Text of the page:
Amanda Seyfried explains how she learned to imitate Theranos founder Elizabeth Holmes's likely fake deep voice

Originally published at: Amanda Seyfried explains how she learned to imitate Theranos founder Elizabeth Holmes's likely fake deep voice | Boing Boing


Good “froggy voice”.


The voice, the staring, the Steve Jobs cosplay … it all seems over-the-top and off-putting in retrospect and when broken down by a professional actor. Still, that grifter was able to fool a lot of supposedly savvy people for a long time with her act.


i’m usually not part of the Jimmy Fallon pile-on but wow is he annoying in this clip


I didn’t realize until – seriously – the last couple of weeks, that there is a lot of anti-Fallon sentiment out there. I thought I was the only one.


I almost expected them to start awkwardly talking about their recent NFT purchases.

(Seriously, though, Amanda Seyfried was fun to hear from in this clip.)


This is the most astounding thing about The Dropout. How so many otherwise intelligent people had the wool pulled over their eyes. Surely the fact that she was a young blonde woman, and most of them were older men, played a part, but at some point, you have to realize she’s in fantasyland.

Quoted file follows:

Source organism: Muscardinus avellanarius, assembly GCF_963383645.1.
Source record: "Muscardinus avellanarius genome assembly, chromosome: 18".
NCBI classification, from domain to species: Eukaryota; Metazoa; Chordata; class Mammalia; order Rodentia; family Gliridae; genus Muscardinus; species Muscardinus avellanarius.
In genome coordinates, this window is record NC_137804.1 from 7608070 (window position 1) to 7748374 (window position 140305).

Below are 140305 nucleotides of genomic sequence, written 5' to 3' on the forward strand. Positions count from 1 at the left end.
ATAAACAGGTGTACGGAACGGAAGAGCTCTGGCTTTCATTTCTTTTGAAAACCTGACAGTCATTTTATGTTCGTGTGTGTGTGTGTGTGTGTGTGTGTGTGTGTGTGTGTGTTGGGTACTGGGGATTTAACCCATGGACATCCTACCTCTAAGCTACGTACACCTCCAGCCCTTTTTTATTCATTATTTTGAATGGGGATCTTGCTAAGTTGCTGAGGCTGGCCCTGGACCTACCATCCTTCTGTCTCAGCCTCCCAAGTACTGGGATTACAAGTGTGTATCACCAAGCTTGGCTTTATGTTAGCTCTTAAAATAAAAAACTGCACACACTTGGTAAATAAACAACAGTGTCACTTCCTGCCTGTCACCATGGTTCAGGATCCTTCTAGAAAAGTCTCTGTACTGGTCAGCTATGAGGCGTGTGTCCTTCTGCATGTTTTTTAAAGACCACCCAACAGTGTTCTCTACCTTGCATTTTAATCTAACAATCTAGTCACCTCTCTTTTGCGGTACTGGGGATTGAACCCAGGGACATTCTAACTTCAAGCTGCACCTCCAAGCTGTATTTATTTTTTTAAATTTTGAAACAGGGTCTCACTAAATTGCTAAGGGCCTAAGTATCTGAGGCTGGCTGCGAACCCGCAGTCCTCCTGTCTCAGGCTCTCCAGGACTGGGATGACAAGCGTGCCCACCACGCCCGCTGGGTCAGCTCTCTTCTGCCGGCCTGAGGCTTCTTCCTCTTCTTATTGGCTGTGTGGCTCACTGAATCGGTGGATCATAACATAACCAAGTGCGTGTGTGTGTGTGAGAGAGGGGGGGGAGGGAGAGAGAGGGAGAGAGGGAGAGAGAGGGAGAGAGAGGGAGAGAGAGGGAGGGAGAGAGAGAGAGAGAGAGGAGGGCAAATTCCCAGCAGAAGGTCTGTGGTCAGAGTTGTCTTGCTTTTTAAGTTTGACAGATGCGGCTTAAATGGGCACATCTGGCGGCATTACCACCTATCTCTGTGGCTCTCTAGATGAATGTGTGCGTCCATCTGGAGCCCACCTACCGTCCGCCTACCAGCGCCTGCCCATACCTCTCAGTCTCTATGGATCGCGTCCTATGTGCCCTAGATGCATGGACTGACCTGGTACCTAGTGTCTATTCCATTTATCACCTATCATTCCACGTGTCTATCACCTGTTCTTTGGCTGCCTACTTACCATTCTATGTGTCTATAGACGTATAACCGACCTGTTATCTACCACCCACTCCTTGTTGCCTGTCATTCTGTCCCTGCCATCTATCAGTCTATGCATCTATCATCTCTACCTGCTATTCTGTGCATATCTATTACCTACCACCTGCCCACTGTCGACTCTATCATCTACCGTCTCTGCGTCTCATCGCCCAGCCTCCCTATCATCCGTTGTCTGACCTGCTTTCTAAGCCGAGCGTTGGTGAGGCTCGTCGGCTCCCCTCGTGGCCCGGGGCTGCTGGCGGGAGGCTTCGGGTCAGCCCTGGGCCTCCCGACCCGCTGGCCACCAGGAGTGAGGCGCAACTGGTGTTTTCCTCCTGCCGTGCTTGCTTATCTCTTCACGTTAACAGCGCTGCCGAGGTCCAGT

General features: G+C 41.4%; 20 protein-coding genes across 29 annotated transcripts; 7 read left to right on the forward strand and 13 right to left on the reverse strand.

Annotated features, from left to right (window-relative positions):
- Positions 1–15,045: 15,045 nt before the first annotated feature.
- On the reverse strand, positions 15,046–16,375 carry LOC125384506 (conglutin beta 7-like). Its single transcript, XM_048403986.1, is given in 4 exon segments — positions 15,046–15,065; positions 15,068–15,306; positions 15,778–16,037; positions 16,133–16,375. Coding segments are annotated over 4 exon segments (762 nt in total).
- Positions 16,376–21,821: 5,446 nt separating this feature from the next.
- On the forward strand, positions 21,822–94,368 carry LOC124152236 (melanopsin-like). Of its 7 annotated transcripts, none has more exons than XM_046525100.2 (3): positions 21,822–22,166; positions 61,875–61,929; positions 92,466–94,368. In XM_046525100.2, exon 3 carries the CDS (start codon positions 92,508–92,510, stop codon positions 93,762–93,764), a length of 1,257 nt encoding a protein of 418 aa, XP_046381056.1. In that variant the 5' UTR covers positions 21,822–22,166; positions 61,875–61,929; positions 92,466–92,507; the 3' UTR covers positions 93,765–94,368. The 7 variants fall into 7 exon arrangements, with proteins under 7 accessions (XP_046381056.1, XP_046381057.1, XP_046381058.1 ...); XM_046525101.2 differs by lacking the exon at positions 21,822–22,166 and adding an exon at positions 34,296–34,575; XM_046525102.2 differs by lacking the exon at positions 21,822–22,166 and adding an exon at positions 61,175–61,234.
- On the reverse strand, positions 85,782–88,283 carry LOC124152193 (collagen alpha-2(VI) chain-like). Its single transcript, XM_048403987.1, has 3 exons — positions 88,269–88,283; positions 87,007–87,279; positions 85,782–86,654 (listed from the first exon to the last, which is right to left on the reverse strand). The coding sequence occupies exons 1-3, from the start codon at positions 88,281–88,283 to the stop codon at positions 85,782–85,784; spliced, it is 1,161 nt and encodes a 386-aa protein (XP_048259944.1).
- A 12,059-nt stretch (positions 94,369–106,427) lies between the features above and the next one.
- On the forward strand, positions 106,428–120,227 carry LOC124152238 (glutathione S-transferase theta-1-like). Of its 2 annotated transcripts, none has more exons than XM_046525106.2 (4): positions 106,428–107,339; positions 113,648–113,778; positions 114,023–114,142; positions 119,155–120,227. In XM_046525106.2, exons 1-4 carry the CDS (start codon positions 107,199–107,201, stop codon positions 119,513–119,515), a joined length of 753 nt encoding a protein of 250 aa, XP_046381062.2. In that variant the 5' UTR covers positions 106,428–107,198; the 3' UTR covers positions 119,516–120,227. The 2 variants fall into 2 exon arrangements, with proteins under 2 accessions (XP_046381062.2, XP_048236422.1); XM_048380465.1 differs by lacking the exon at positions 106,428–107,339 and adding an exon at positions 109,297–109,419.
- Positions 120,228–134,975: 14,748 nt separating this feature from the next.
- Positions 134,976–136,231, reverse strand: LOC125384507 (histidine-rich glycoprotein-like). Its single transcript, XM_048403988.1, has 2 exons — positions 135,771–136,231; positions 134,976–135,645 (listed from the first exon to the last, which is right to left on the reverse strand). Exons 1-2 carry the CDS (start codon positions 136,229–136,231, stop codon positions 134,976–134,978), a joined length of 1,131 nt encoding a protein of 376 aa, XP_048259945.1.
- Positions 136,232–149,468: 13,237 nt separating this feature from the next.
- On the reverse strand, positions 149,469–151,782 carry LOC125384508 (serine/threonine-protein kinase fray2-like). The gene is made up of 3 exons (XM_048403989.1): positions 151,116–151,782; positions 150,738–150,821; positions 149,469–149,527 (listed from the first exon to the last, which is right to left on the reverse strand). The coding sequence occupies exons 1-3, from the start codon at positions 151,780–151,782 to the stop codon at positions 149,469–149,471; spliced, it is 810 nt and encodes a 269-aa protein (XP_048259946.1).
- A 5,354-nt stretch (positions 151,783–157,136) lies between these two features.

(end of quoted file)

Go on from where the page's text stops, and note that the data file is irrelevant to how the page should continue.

I don’t really get how you can call a voice “fake” if you can speak in it. Accent maybe.

I think the register one speaks in has a lot to do with the environment one speaks it in, though.

I think people just mean that it’s not, or at least wasn’t originally, her natural speaking voice. I can relate. My current voice was not, originally, my natural speaking voice. Through conscious effort and practice, I changed my voice, because I’m a trans woman. So my voice could be said to be, in a way, fake, although I no longer have to consciously think about it and I’m not sure I could do my “natural” voice at all anymore.


Is it “fake” when the Bene Gesserit do it?


“Affected” might be a better term. Much like when I try to speak a local accent, I have to put effort into it.


Also, her family was part of the politically connected crowd. She was “one of us,” which got her in the door and lowered people’s suspicions. And each investor made getting the next investor easier. "Well if he’s investing, it should be safe. It’s kind of like those frauds that target a particular church or ethnicity: people are less suspicious of one of their own kind.


Her father was an Enron exec, so fraud was the family way.

As I recall, she also piggybacked on those initial family connections by working the Stanford donor and alumni and Hoover Institution network hard to push her grift.

I often think of the process you describe as a non-tech version of a hacker’s “privilege escalation” attack: find the right exploit and suddenly you’re sysadmining along with the big boys.

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